When we work with someone new, we always discuss their abilities and expectations. Do they want to just participate in clinics? Do they want to play on a course? We can help someone progress from using golf as a therapeutic activity to an on-course leisure game. They don’t have to play a full 18 holes. They can ride in a cart and drop a ball here and there.
It doesn't matter how they do it as long as it’s bringing joy, self-esteem, and the feeling of inclusion.
Where someone lines up on the scale of therapeutic, leisure, or competitive golf is entirely up to them.
If you were a golfer before your injury or illness, your buddies want you back out on the course, too, in any capacity. We try to stress that what you get out of golf depends on your expectations.
We also work with youth coaches to expose them to adaptive golf. For the PGA Jr. League, golf is a team activity. If we can get the league to integrate players of all abilities, the able-bodied kids will be interacting with kids with disabilities which will shape their perception throughout the rest of their lives.
They'll get an understanding that a person’s disability doesn’t define who they are and that everyone should be treated as a human being.
You can also get serious about golf and take a competitive path. Just this year, the USGA and the R&A, which are two of the governing golf powers of the world, launched a global ranking system for players with disabilities. This is progress, but we'd like to see an infusion of disabled and able-bodied golfers. It's about inclusion, and we want to try to integrate.
We're all golfers first. I just happen to have no fingers on my left hand. That's how we want the industry to see things.
If you want to be a golfer, be a golfer.
For wheelchair users, there are various types of mobility carts that allow them to participate depending on their specific needs. Single-rider carts with seats that swivel, tilt, or lift the player to a standing position can provide a means of increasing access and participation. Scooters are emerging as well that can help move a golfer to the ball if walking is difficult or not a possibility. Stability bikes can be propelled with the arms and provide golfers with added balance.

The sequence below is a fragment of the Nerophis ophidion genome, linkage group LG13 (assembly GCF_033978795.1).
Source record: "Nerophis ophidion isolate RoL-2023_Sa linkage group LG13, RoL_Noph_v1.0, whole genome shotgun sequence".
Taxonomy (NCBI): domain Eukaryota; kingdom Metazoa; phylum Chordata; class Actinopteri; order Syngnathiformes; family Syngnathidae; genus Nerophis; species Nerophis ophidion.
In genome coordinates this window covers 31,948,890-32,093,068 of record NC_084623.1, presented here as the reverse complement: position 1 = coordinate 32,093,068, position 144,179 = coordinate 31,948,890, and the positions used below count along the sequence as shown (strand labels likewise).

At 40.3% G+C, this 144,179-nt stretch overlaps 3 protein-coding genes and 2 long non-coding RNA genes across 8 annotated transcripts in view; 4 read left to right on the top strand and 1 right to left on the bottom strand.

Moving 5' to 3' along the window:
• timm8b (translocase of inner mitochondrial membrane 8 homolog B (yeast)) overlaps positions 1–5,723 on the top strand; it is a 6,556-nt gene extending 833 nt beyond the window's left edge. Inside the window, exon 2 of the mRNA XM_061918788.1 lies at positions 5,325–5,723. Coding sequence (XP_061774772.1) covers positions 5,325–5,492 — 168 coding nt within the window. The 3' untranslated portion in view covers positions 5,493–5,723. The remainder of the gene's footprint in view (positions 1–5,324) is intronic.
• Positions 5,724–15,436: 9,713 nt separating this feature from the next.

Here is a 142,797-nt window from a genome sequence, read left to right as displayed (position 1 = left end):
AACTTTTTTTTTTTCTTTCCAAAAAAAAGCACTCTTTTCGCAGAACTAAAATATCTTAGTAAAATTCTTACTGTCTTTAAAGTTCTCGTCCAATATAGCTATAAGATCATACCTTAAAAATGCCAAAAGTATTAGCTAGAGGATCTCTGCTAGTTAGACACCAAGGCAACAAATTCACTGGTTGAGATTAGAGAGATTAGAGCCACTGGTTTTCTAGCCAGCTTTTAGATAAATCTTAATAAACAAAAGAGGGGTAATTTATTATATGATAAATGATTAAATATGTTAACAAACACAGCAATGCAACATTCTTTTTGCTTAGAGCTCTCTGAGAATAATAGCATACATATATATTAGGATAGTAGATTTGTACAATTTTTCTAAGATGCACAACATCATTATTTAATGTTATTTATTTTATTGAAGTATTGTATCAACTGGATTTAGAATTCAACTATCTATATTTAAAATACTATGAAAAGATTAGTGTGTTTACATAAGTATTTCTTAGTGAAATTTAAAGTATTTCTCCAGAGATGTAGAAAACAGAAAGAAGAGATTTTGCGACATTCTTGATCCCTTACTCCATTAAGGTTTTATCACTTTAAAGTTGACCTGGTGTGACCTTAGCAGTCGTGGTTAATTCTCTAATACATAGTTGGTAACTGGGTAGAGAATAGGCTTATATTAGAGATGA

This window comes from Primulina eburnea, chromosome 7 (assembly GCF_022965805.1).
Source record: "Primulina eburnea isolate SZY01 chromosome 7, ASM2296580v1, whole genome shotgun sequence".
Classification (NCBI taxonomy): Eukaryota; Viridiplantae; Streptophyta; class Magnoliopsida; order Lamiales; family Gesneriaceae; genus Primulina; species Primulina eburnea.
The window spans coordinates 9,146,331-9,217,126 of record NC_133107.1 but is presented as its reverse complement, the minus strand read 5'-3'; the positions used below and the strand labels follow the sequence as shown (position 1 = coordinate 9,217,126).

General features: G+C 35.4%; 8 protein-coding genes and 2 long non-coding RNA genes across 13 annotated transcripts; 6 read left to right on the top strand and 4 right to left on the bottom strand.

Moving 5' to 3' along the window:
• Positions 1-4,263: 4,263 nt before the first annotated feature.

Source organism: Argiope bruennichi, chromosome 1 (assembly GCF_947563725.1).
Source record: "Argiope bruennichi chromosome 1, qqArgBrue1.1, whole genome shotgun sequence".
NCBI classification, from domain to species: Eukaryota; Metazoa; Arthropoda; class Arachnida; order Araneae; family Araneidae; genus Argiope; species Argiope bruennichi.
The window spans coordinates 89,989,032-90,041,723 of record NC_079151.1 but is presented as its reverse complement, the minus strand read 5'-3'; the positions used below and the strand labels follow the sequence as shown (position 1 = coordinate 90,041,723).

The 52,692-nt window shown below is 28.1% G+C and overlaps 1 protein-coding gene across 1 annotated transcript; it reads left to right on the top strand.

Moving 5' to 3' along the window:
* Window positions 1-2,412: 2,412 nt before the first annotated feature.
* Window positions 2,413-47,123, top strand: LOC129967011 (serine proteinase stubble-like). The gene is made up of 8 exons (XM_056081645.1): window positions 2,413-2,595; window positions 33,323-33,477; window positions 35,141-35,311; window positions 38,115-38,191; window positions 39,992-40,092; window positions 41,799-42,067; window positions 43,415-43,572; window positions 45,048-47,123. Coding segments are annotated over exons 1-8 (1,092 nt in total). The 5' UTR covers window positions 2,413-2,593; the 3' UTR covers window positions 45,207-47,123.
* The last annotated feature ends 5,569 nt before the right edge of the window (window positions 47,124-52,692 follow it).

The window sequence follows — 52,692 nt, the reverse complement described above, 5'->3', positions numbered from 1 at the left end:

If someone needs to swing from a seated position such as from a wheelchair, they can use clubs with shorter shafts.
There are also lighter shafts for people with limited upper body strength. Clubface angles can be modified to get a higher loft on the ball. Most traditional drivers have an angle between 9-12 degrees, but I have a 16 which helps me get the ball up in the air.
According to the 2008 Americans with Disabilities Act regulations, public and municipal courses should have reasonable accommodations, meaning they should have a mobility cart on-site or the ability to get one when requested. However, there is no enforcement of that, and the courses that do have them aren't always marketing them.
It's a shame that the industry hasn't embraced adaptive golfing more. Since starting AdaptiveGolfers.org, I have become a speaker and ambassador. I do outreach at golf courses to let them know what kind of equipment is available. I also speak at the PGA Merchandise Shows to bring the industry a little closer to this topic.
Exclusion isn’t by ill intent; it's the law of unfamiliarity.
I'm hoping someday we will have a teaching curriculum on adaptive golfing, even if it’s just a module to make coaches aware that it exists and bring it further into the mainstream. The instructors know how to teach golf, but we’d like to add another layer of education to incorporate semantics, best practices, and emergency protocol for participants with disabilities.
Golf gets people moving and gets their blood flowing.
Golf brings people together like nothing else.
It’s important to take equity in your health, and this game can improve your quality of life — mind, body, and soul. It's an activity where being good or bad doesn't matter. Neither the ball nor the hole cares if you roll it with your nose or if it even gets there. Golf is for everybody. If you’re rolling a ball, you’re a golfer.
John F. Kennedy once said, “One person can make a difference, and everyone should try.'' I say, “What will you do to be that difference?”
All information provided in this article was extracted from an interview with Gianna Rojas.
About the Author
Betsy Bailey has a diverse background that includes experience in marketing research, business operations, travel and culinary writing, and playing volleyball professionally overseas.
Betsy has been writing for Wheel:Life since January of 2017 and thoroughly enjoys the process of getting to know her interviewees. She also practices parkour, speaks French fluently, and travels any chance she gets!